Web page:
The overwhelming majority of you are just like me.  You have a real job and other commitments in your life that command your attention first.  Yet, you’re pretty good at something that you have fun doing and you have that irritating itch, scratching away in the back of your poor brain to stretch that talent, see where it might take you.


But reality rears its ugly head. You look at these TV events, listen to the talking heads and tell yourself there’s no way you have the time or the means to chase down that itch. It’s just not in the cards for you.


Wrong. There is a way. 


It takes a bit of time, effort and money.  But not as much as you envision when you watch a Slam.  Because the simple truth a lot of those teams don’t want you to know is this: take your thumb and index finger and hold them one inch (or 2.54 centimeters for you metric folks) apart. 


You see that small gap?  That symbolizes what separates you from them. 


Why don’t they want you to know this?  Because the fewer teams they have to play, the fewer chances are they will get eliminated.  Meaning a far easier road to national championships and Olympic trials.  These teams you watch on the glass teat (thank you Harlan Ellison for that timeless metaphor) spend a lot of money, sponsors money, trying to get to those two events.  To them the fewer teams in the way, the better.  Because they know they’re capable of having a stinker any time they step on the ice (just witness Jennifer Jones’s team’s performance in this year’s Manitoba Ladies final).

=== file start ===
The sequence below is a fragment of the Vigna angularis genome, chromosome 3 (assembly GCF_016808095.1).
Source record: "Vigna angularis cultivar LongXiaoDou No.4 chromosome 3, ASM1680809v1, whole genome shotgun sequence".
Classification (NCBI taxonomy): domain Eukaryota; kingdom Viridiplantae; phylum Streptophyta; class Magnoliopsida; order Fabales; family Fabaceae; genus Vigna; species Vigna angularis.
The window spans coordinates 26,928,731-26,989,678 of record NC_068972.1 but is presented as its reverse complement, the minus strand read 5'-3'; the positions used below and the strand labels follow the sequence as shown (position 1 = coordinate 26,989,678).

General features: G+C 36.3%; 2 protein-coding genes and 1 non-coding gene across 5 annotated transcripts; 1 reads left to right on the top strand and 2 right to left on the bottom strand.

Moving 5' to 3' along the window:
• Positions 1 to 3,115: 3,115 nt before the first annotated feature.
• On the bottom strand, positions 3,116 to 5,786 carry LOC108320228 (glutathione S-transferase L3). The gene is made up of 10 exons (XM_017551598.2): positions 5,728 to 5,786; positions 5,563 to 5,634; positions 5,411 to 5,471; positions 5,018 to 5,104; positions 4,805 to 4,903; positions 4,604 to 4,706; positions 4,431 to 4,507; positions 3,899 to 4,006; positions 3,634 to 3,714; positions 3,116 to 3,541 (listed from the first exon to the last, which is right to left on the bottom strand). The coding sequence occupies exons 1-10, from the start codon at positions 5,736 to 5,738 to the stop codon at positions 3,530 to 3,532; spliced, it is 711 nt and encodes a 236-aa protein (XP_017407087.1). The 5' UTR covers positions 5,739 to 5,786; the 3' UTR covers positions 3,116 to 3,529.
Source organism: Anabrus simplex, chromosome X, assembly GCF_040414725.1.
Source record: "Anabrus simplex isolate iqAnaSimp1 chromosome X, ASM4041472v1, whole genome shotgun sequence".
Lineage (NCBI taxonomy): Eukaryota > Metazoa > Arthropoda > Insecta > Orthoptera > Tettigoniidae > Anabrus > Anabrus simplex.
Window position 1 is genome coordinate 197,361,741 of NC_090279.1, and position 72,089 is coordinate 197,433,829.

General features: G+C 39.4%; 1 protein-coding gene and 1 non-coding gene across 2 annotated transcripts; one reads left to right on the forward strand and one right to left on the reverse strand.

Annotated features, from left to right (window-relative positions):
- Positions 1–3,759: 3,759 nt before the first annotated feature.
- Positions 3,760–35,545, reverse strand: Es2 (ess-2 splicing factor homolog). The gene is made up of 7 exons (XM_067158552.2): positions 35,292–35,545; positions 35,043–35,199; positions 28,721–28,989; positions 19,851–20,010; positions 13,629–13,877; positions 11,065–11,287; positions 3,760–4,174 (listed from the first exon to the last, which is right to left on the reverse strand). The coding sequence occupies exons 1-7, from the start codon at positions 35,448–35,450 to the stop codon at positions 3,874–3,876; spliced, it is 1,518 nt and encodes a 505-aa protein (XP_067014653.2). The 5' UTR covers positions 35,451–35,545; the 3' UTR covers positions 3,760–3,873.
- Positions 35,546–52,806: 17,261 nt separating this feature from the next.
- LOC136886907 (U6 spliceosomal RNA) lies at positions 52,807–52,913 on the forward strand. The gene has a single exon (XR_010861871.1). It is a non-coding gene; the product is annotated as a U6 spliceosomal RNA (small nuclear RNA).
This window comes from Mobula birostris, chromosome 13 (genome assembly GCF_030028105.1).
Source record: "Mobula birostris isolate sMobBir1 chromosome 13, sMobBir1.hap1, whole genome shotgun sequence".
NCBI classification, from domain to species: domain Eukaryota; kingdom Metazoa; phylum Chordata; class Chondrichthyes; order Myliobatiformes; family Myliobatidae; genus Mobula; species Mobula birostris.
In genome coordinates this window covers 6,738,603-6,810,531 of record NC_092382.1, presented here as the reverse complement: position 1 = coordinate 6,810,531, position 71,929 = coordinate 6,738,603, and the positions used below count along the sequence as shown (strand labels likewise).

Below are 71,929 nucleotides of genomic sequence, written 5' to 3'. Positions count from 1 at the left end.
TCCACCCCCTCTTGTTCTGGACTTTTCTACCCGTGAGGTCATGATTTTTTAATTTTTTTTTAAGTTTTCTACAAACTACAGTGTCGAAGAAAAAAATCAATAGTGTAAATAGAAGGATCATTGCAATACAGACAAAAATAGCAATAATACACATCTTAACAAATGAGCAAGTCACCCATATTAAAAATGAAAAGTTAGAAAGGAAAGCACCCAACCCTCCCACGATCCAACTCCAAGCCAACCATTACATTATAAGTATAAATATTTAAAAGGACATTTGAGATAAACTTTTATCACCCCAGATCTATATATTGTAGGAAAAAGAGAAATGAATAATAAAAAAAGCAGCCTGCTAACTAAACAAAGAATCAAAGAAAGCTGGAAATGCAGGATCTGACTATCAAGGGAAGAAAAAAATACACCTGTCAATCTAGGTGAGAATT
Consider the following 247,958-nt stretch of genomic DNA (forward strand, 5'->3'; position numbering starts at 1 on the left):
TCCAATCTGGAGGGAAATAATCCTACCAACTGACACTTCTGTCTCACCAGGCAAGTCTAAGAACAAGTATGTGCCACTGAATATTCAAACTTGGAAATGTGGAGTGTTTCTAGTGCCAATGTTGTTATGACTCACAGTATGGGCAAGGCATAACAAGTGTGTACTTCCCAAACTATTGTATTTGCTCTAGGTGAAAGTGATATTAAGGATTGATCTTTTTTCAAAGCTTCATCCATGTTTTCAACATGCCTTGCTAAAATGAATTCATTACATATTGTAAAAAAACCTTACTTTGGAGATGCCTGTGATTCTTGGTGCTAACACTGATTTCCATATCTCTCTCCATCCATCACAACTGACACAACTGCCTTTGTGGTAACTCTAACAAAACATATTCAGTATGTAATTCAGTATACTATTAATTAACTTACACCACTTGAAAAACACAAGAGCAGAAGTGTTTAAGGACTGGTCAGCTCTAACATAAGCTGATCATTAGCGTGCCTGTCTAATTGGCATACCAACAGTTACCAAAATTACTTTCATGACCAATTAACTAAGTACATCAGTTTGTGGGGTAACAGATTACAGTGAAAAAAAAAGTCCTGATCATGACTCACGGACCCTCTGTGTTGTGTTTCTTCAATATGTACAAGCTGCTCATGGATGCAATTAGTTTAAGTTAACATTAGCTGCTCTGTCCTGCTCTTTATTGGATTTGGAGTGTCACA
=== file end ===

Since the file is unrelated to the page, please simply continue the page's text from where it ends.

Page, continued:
So what ingredients are in that little gap I refer to?  What’s in the recipe for you to breach it and play at-or close to-that same level?  Well, first we have to make a few presumptions-and you need to be very honest with yourself here.


First, we have to presume that you have some ability at the game.  By this I mean a decent and, at this stage, reasonably consistent delivery and release because this is what you will hone.  You don’t have to be pretty.  But it’s important you can repeat your slide consistently.  Lee Trevino was a classic example of this in golf. He had an unorthodox swing but was so consistent he always knew what his ball would do.  And he won a lot because of it.  Google him, watch a few swings on YouTube.  You’ll shake your head in amazement.


Second, you have the desire and drive to pursue this.  You have to want to do this.  Clubs are full of talented throwers who are happy being recreational players.  And that’s great.  But if you want to stretch you have to be willing to push yourself and endure mind-numbing hours of practice, lots of games and humiliating losses.  Only desire and the inner drive to excel can overcome that.